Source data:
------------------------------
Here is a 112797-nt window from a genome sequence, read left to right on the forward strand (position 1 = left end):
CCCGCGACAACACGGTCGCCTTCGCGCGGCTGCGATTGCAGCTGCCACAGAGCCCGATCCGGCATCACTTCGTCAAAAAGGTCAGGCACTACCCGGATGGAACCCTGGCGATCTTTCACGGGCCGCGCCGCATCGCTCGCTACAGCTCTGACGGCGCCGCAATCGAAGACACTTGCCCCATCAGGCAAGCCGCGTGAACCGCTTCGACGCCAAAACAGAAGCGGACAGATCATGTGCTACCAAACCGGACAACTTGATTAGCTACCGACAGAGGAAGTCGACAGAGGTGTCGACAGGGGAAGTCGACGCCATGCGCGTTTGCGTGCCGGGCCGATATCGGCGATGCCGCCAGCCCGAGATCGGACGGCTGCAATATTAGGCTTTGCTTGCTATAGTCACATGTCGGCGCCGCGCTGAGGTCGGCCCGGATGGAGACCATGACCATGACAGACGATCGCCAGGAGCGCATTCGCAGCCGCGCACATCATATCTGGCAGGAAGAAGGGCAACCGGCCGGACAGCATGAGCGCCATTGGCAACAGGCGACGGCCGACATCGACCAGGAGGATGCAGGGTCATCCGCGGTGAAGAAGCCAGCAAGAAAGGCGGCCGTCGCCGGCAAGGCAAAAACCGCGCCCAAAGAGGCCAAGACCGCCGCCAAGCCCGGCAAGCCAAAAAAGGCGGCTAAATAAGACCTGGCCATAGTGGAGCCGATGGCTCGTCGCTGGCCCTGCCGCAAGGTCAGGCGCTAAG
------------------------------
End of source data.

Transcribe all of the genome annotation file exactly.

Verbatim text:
Here is a 112797-nt window from a genome sequence, read left to right on the forward strand (position 1 = left end):
CCCGCGACAACACGGTCGCCTTCGCGCGGCTGCGATTGCAGCTGCCACAGAGCCCGATCCGGCATCACTTCGTCAAAAAGGTCAGGCACTACCCGGATGGAACCCTGGCGATCTTTCACGGGCCGCGCCGCATCGCTCGCTACAGCTCTGACGGCGCCGCAATCGAAGACACTTGCCCCATCAGGCAAGCCGCGTGAACCGCTTCGACGCCAAAACAGAAGCGGACAGATCATGTGCTACCAAACCGGACAACTTGATTAGCTACCGACAGAGGAAGTCGACAGAGGTGTCGACAGGGGAAGTCGACGCCATGCGCGTTTGCGTGCCGGGCCGATATCGGCGATGCCGCCAGCCCGAGATCGGACGGCTGCAATATTAGGCTTTGCTTGCTATAGTCACATGTCGGCGCCGCGCTGAGGTCGGCCCGGATGGAGACCATGACCATGACAGACGATCGCCAGGAGCGCATTCGCAGCCGCGCACATCATATCTGGCAGGAAGAAGGGCAACCGGCCGGACAGCATGAGCGCCATTGGCAACAGGCGACGGCCGACATCGACCAGGAGGATGCAGGGTCATCCGCGGTGAAGAAGCCAGCAAGAAAGGCGGCCGTCGCCGGCAAGGCAAAAACCGCGCCCAAAGAGGCCAAGACCGCCGCCAAGCCCGGCAAGCCAAAAAAGGCGGCTAAATAAGACCTGGCCATAGTGGAGCCGATGGCTCGTCGCTGGCCCTGCCGCAAGGTCAGGCGCTAAG